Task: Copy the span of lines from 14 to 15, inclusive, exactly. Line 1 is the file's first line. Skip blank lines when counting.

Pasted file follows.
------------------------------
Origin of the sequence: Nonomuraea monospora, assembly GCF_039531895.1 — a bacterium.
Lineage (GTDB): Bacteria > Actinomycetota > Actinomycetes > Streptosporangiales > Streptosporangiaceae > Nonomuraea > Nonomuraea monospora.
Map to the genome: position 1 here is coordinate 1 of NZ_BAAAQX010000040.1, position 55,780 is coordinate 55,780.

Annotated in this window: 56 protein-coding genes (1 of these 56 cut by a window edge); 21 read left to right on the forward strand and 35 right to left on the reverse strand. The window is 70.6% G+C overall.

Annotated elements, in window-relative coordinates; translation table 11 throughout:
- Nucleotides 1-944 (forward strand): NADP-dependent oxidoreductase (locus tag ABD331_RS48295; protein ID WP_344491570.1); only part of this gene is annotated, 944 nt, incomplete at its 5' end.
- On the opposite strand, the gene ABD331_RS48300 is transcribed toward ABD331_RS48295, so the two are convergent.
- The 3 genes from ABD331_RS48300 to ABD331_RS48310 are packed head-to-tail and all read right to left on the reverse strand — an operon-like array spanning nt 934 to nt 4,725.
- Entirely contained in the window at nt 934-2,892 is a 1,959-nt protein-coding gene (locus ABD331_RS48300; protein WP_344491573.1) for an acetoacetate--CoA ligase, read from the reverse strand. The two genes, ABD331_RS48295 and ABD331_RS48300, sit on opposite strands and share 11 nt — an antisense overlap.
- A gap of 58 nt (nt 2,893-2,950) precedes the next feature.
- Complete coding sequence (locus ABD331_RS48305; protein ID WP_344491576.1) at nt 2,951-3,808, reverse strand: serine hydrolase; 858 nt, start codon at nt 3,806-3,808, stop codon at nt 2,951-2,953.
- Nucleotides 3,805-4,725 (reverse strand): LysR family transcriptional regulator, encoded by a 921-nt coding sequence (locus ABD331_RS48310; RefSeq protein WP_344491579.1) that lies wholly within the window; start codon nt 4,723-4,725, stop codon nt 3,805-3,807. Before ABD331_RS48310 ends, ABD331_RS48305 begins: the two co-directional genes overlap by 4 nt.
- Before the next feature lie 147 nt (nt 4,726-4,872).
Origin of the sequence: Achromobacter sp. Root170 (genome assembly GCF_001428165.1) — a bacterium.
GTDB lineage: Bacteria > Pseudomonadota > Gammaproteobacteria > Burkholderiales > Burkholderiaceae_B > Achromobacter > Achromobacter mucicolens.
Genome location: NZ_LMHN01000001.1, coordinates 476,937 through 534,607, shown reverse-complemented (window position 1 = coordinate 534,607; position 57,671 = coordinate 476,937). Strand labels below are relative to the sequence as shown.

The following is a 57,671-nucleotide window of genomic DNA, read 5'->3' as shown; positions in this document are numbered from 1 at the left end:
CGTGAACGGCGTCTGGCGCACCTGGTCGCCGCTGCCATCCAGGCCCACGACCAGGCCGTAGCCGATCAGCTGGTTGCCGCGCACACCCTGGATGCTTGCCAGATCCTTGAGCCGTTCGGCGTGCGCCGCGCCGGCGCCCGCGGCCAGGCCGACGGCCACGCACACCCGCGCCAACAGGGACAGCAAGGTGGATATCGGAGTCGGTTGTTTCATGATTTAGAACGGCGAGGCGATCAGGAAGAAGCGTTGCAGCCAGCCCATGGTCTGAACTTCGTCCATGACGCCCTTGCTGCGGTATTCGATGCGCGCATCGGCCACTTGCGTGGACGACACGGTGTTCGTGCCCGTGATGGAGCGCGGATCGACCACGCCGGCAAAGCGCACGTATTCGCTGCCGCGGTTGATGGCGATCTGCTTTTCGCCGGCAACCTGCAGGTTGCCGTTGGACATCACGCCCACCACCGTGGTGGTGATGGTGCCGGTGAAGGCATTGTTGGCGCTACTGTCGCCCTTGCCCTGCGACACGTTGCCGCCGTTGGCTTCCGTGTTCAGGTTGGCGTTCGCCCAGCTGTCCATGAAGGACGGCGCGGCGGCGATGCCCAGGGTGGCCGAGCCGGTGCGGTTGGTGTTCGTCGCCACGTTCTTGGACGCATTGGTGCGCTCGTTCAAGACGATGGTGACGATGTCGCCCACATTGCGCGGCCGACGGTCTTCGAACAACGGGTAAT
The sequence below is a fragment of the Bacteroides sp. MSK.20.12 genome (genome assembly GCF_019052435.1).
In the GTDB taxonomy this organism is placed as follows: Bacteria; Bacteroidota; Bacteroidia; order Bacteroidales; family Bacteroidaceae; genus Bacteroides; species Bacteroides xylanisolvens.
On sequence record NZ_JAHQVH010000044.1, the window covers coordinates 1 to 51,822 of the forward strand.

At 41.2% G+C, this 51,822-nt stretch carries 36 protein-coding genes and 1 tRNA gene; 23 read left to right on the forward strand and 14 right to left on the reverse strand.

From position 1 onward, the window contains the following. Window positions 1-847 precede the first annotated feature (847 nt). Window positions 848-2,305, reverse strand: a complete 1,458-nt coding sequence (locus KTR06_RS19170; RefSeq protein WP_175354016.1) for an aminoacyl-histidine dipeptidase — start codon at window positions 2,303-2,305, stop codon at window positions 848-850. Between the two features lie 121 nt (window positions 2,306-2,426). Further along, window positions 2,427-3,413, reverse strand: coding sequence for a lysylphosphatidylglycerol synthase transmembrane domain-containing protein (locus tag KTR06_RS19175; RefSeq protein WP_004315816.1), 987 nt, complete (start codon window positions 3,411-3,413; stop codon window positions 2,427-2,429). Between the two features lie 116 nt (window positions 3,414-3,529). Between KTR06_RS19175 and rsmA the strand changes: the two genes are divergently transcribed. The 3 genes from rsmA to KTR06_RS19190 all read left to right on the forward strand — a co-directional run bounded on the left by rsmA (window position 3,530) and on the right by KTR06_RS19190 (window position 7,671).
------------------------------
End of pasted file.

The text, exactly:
Origin of the sequence: Achromobacter sp. Root170 (genome assembly GCF_001428165.1) — a bacterium.
GTDB lineage: Bacteria > Pseudomonadota > Gammaproteobacteria > Burkholderiales > Burkholderiaceae_B > Achromobacter > Achromobacter mucicolens.